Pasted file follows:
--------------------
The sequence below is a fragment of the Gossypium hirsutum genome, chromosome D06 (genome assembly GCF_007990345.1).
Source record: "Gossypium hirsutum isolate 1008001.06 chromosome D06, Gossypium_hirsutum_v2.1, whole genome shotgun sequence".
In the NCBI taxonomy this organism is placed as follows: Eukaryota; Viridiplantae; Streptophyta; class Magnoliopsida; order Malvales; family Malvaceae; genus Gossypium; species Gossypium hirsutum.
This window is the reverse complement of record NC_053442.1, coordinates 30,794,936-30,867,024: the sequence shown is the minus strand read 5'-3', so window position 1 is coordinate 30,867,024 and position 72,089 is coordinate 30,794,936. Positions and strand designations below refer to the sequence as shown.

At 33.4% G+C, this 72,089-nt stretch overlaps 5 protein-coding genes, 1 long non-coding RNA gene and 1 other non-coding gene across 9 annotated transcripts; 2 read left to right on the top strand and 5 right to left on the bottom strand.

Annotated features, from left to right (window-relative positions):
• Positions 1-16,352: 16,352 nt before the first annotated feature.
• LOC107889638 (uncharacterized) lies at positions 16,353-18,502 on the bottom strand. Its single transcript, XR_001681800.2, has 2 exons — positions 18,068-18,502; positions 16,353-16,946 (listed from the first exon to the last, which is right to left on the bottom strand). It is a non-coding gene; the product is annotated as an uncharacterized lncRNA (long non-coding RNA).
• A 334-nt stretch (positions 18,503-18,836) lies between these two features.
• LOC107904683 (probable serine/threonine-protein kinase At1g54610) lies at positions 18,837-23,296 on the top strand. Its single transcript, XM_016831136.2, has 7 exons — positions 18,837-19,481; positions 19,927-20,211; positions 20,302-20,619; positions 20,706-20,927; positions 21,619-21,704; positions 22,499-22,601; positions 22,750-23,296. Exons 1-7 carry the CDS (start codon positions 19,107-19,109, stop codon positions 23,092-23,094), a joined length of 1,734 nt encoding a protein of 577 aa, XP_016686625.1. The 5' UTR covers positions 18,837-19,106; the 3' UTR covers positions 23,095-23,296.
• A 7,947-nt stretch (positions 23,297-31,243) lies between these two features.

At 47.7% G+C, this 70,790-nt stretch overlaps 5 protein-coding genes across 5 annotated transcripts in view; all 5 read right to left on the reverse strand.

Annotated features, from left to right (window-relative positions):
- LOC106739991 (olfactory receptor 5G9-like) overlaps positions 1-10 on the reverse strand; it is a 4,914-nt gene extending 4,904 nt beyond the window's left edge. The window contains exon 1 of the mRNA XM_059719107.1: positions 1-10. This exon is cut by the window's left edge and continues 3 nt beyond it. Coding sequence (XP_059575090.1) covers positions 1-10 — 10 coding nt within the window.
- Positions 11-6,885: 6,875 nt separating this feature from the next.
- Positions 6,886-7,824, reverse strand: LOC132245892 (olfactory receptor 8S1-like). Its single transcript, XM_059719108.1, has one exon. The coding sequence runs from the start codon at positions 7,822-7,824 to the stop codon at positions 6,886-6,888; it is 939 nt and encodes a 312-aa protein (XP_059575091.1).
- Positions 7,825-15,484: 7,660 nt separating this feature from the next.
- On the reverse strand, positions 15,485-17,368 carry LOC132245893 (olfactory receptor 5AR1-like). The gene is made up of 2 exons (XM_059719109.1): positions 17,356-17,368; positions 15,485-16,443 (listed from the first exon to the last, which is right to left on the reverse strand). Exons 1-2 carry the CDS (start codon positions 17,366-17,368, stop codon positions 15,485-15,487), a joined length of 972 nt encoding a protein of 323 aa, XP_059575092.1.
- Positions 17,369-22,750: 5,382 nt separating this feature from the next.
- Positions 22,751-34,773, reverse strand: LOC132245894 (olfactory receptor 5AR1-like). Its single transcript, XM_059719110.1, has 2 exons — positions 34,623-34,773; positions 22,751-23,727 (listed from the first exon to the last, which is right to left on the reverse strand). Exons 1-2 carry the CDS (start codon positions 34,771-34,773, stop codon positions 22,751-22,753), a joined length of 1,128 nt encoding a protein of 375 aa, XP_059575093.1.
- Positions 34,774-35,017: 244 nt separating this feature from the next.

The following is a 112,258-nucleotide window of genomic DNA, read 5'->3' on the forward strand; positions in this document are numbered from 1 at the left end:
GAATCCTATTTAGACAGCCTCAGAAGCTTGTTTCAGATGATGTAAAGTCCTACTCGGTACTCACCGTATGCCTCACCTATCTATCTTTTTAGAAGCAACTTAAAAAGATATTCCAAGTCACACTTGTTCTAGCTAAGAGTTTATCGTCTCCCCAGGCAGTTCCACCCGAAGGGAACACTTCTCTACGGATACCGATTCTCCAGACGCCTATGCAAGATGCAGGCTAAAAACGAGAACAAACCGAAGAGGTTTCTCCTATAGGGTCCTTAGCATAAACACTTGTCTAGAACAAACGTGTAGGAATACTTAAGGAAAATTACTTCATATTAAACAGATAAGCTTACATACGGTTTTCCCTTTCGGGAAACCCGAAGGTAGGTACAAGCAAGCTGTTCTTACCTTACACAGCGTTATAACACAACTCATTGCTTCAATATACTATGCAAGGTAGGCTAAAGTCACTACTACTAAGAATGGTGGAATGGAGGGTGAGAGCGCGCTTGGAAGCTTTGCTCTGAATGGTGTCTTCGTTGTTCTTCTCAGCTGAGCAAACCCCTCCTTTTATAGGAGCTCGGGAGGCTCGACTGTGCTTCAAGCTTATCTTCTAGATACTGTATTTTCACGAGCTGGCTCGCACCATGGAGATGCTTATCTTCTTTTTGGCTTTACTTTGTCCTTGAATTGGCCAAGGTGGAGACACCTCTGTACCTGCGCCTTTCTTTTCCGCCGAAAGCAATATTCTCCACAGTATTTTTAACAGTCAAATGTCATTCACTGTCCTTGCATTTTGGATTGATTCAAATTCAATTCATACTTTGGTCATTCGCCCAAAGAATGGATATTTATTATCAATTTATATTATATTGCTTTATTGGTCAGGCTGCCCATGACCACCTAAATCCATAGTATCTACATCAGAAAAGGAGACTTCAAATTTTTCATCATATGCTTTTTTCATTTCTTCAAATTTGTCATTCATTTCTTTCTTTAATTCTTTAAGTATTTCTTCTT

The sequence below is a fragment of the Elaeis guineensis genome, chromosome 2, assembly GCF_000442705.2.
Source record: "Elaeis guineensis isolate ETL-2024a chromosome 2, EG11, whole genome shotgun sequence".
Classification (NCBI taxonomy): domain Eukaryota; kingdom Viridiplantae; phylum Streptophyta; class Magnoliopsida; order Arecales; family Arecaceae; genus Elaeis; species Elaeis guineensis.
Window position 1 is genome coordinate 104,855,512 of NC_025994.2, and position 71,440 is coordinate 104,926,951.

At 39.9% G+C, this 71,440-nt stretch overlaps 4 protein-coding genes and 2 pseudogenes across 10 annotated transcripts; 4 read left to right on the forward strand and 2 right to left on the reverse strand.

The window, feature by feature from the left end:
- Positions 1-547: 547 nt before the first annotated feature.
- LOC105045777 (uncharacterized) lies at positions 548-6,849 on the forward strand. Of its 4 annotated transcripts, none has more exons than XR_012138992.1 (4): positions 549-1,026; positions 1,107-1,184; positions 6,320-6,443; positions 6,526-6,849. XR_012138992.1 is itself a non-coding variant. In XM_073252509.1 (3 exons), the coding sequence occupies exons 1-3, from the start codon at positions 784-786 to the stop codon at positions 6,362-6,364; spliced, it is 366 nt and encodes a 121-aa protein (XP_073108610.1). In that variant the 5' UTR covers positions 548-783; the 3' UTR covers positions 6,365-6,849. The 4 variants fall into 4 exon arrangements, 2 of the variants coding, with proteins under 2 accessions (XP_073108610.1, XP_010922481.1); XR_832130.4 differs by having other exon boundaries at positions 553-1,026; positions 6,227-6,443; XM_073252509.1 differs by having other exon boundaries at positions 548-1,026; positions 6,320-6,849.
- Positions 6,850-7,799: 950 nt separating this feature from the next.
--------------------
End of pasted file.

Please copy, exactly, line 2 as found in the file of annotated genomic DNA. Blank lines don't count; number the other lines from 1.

Source record: "Gossypium hirsutum isolate 1008001.06 chromosome D06, Gossypium_hirsutum_v2.1, whole genome shotgun sequence".